Winter Bowling Unites IT Services Staff

by Randy Hollowell, IT Services

It is no surprise that we all have different ways to let loose when we are away from the office. Many of us probably choose activities that don’t include our workmates, but that is not always the case in IT Services. In fact, during this past winter break and winter term, a good number of us chose to spend our Thursday evenings rolling for strikes and spares and sharing a few laughs at the Oxford Lanes bowling center.IT Services Bowling 2018 with ATS staff and students

This was the third consecutive year IT Services staff congregated at the lanes, and there were five informal sessions where a core of about 15-20 different bowlers participated in the fun. Most of those that played are current IT Services staff; however, attendees also included family members, former IT employees, student employees, and staff from other departments.

The IT Services unit with the most participants this year, at least by percentage, was Accessible Technology Services. All five full-time staff members attended at least one session, and they also brought along guests from other departments and a plethora of their student employees. This is the first year that Cindy Hurley, the administrative associate for Accessible Technology Production Services, has participated in the event. But she wanted to be sure everyone in her area had the opportunity to get involved.

“I thought it would give the student staff who were taking classes and working for AccessMU something to look forward to while in Oxford during Winter Break,” she said. “There isn't much to do when your friends are out of town and most of the stores are closed.”

Another first timer was accessible technology coordinator Autumn Meade. She also was instrumental in getting their student employees involved. “I think it says a lot when the students want to spend time with us old folks,” she said. “One of our students, Savannah Parks, had a bowling score of 36 in her first week and then a 99 in the last week. We were so impressed we ended up printing her a ‘Most Improved’ certificate and presented it to her in our office. We were so proud of her dedication and willingness to improve her game.”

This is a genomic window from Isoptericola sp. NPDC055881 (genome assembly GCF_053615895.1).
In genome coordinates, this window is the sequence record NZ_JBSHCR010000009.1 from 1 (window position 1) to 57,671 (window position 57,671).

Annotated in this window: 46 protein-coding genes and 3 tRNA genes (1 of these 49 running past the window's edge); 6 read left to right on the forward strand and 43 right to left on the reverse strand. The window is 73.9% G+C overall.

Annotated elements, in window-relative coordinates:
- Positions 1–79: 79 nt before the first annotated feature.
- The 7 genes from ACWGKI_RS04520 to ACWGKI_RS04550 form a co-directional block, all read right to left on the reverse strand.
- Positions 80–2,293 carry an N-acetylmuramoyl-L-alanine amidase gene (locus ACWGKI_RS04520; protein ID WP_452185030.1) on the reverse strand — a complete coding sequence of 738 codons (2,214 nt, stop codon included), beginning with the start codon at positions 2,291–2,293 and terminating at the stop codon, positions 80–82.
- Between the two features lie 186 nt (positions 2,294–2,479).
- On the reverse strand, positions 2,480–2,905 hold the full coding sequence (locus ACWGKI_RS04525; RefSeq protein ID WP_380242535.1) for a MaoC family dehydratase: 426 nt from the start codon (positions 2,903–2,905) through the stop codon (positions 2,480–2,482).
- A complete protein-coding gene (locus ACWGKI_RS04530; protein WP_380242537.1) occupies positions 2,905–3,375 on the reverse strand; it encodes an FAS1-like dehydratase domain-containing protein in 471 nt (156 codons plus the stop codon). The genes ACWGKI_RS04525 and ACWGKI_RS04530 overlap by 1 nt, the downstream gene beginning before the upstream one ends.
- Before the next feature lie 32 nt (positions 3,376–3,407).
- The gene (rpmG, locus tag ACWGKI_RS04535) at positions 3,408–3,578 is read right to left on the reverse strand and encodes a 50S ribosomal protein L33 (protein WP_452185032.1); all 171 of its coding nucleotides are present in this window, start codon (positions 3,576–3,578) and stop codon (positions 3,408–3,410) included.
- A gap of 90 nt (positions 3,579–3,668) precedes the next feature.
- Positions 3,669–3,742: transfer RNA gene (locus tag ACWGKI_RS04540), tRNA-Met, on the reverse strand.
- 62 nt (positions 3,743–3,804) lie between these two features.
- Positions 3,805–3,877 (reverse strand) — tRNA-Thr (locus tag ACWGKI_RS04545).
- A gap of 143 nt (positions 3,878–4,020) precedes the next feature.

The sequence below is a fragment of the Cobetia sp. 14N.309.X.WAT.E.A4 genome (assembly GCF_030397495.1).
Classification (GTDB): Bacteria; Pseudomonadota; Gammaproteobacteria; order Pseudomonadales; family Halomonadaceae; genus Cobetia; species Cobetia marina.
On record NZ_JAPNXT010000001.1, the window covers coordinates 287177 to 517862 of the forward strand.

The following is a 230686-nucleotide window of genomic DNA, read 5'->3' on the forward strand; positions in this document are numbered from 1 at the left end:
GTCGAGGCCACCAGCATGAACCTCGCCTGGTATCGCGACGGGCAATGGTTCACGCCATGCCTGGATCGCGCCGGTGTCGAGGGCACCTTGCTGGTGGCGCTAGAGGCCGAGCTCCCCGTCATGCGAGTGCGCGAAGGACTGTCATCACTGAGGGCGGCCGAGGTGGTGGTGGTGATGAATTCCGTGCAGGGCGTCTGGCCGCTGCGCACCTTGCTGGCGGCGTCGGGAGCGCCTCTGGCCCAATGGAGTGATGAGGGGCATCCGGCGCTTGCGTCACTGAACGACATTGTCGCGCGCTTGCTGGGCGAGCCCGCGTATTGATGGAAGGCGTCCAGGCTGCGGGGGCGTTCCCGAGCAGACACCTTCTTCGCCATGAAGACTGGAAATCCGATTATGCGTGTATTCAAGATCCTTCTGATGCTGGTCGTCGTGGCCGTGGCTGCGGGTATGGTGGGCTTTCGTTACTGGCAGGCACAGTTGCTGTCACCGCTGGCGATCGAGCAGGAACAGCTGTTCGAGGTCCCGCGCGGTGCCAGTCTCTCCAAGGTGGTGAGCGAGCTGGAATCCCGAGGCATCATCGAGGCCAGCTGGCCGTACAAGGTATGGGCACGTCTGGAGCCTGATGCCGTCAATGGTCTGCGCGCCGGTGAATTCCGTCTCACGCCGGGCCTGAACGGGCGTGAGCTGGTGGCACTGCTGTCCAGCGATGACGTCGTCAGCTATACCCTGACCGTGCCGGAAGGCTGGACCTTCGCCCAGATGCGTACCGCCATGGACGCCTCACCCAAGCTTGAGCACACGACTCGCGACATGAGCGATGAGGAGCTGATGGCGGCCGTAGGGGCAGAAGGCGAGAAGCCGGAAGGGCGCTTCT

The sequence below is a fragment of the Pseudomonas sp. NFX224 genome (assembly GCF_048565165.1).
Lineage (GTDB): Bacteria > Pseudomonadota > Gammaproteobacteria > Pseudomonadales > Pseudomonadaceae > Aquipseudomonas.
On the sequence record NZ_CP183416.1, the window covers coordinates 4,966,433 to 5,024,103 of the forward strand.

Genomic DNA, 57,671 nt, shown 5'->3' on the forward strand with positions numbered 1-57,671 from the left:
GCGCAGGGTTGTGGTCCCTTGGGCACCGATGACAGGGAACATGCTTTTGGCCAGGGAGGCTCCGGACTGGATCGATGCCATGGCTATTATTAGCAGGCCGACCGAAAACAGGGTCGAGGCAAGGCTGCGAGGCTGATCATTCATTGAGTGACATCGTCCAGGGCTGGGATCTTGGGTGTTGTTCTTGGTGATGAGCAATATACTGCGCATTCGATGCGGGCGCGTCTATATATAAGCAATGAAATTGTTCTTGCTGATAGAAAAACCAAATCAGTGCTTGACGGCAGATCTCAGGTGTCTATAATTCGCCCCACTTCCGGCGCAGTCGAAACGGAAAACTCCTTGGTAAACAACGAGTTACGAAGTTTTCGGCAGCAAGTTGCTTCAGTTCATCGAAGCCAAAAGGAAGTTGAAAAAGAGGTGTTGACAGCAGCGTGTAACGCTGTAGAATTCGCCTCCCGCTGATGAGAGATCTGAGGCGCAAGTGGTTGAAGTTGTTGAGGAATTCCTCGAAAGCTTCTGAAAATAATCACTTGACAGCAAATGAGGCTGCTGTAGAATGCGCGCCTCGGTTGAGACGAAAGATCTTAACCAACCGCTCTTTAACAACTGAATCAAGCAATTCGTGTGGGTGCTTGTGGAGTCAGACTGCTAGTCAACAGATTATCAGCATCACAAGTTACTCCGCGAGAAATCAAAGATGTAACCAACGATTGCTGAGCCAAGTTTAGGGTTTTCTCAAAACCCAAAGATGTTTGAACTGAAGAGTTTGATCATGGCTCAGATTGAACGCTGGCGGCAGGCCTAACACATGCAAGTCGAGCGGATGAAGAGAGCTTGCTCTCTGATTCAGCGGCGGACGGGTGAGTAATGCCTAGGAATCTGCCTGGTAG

Many of the participants are quick to point out that this is not a league. It is way more informal than that. “It is informal and short-lived, versus being in a regular bowling league,” noted Roxanne Storer, enterprise data modeler.

But at the same time, there are plenty of players that take the results very seriously. “Sharita (Massie) and Dean (Harris) are competitors, always trying to beat each other’s score. I always root for Sharita,” noted Leah Harris, manager of the Advanced Computing and Systems Operations group.

Sometimes there is even the kind of side action that would make even Vegas blush. “During one of our first weeks, I bet Sean (Poley) that the next person to get a strike, the other would buy him lunch,” admitted David Schaefer, interim director for application development. “Of course, he got a strike the next time he bowled.”

Then there are those, like Harris, a three year veteran of the event, who attends for the fashion potential. As she likes to point out, “Besides the bowling alley, where else can you wear white shoes after Labor Day?”

Cindy Hurley talking to a student employee at Oxford Lanes bowling alleyThere is no debating the fact that the number one reason people participate is the enjoyment of getting together outside of the Hoyt Hall walls. “It was a nice way to socialize with co-workers and was informal enough to be fun,” said Storer.

Schaefer even takes it a step further. “The best thing is the encouragement everyone gives. There are lots of high fives and fist bumps for strikes and spares. Even some laughs when someone isn't exactly graceful.”

Some attendees extended the experience on those cold winter Thursdays. “Since I live in Middletown and didn't want to go home before bowling, many of us would go to dinner before bowling,” said Meade. “We all had so much fun we have talked about potentially getting together again this summer.”

This year, due to some communication and technical glitches, the scores were not captured from week-to-week. For some of us, not saving those numbers for posterity is not necessarily a bad thing.


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